CV Starr Mentor Program Helps Students Connect with Adults

This year, 28 staff members at CV Starr Intermediate School signed up to be part of the school’s mentorship program. Run by school psychologist Diane LaMorte and third grade teacher Allison Mooney, the program seeks to build relationships between students and adults, enhance their social relationships, build confidence and more. 

While the program always has been a bright spot, it has been especially important during the pandemic.

“There's a lot of social emotional needs coming from the pandemic,” LaMorte said. “We have students who have had a hard time coming back, but knowing that there is that consistent adult they are going to meet with every week for 20 to 30 minutes helps.”

Teachers nominate students who they think will benefit from a mentor and, after getting parental permission, the students are thoughtfully paired with an adult in the building — from another teacher or an aide to the School Resource Officer or a monitor. The pair will then meet weekly and spend time together doing things like playing games, going for a walk or reading a book together.

“A lot of times children talk when they're doing something like building or coloring,” LaMorte said. “It's a way of feeling connected with the adult. I think the adults benefit too. I definitely do.”

LaMorte was careful to point out the sessions are meant to be spent listening.

“It's not counseling. We're not trying to solve a problem,” she said. “We're being a buddy. We are not tutoring. We are not teaching. We do not have to get our multiplication facts down. It's a nice balance all around for the adults and the kids.”

Mooney noted how meaningful it is for students.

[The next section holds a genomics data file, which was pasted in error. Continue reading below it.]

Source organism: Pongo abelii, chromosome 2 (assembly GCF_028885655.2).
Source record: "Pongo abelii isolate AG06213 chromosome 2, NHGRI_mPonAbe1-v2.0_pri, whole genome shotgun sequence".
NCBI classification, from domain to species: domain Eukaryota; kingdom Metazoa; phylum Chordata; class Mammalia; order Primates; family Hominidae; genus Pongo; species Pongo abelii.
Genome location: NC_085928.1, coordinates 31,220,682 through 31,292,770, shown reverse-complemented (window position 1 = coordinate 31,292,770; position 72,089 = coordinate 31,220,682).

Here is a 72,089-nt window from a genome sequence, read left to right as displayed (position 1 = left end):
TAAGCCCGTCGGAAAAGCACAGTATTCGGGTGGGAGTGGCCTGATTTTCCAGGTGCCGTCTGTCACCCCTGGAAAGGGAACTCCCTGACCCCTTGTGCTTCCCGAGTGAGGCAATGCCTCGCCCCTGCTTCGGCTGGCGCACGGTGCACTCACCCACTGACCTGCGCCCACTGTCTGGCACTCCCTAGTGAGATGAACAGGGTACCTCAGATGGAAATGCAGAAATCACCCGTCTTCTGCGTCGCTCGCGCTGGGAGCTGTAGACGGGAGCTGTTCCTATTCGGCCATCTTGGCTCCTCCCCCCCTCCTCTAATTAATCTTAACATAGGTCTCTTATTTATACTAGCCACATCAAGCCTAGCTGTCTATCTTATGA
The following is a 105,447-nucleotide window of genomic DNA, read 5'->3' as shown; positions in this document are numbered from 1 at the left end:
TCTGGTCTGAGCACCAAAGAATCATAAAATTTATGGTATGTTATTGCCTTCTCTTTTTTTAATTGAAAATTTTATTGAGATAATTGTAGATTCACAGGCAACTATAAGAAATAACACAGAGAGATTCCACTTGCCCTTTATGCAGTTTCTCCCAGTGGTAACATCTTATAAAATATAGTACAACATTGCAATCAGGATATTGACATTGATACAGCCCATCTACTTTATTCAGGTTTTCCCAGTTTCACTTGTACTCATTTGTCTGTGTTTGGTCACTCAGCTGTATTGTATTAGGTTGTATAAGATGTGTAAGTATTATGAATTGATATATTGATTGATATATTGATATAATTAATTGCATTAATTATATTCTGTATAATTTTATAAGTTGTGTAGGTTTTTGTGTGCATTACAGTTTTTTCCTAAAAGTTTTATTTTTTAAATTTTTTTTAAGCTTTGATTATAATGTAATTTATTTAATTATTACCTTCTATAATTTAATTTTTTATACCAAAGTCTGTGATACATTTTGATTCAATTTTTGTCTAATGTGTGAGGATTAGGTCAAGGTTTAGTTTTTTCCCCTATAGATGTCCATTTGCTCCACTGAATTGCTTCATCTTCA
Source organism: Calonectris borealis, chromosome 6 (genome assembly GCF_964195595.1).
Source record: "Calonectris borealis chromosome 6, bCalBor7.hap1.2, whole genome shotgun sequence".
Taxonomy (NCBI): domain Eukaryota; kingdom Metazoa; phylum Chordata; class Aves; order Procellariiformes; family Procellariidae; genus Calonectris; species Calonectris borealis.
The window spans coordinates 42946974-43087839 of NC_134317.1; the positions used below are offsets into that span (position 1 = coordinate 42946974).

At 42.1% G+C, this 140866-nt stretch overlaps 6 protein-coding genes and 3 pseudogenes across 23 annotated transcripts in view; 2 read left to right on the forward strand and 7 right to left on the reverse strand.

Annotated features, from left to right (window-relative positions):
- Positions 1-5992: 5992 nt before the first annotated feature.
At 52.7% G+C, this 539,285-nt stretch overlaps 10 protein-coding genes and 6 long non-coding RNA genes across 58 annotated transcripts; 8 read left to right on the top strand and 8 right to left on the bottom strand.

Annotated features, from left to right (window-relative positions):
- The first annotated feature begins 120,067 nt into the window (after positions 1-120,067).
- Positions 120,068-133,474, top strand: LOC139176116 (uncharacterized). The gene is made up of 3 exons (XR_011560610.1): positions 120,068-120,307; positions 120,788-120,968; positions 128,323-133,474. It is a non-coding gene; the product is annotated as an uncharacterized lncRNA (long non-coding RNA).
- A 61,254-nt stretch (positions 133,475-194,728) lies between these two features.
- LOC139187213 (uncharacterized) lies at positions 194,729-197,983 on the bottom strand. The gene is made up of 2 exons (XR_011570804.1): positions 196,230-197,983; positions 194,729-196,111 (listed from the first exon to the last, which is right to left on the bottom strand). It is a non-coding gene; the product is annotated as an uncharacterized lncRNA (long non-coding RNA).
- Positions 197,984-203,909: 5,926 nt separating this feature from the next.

“Having that person who they can turn to — even if they just see them in the hallway and say hello — makes them feel special and safe and confident,” she said.

Feedback from past mentors and parents of mentees support her point.

“Last year I ate lunch weekly with my student mentee,” one mentor said. “It was so nice to be able to sit and talk to the student about his hobbies, interests, and new baby sister. When we saw each other in the hallways, we would say, ‘See you on Wednesday!’ It was a great experience for the both of us, and I look forward to mentoring another student this year."

Parents have noted how much their children enjoy the program.

“My child enjoyed her mentor very much,” one parent said. “It made her feel that it was her special time with her special friend.”

LaMorte and Mooney are thrilled to be able to offer the program this year after having to take a hiatus last year. Mooney even got teary eyed when she saw how many people signed up to be mentors.

“It's nice to see people going out of their way to do kind things,” she said. “It's so important and I don’t think we fully realize how important and meaningful it is for these kids.”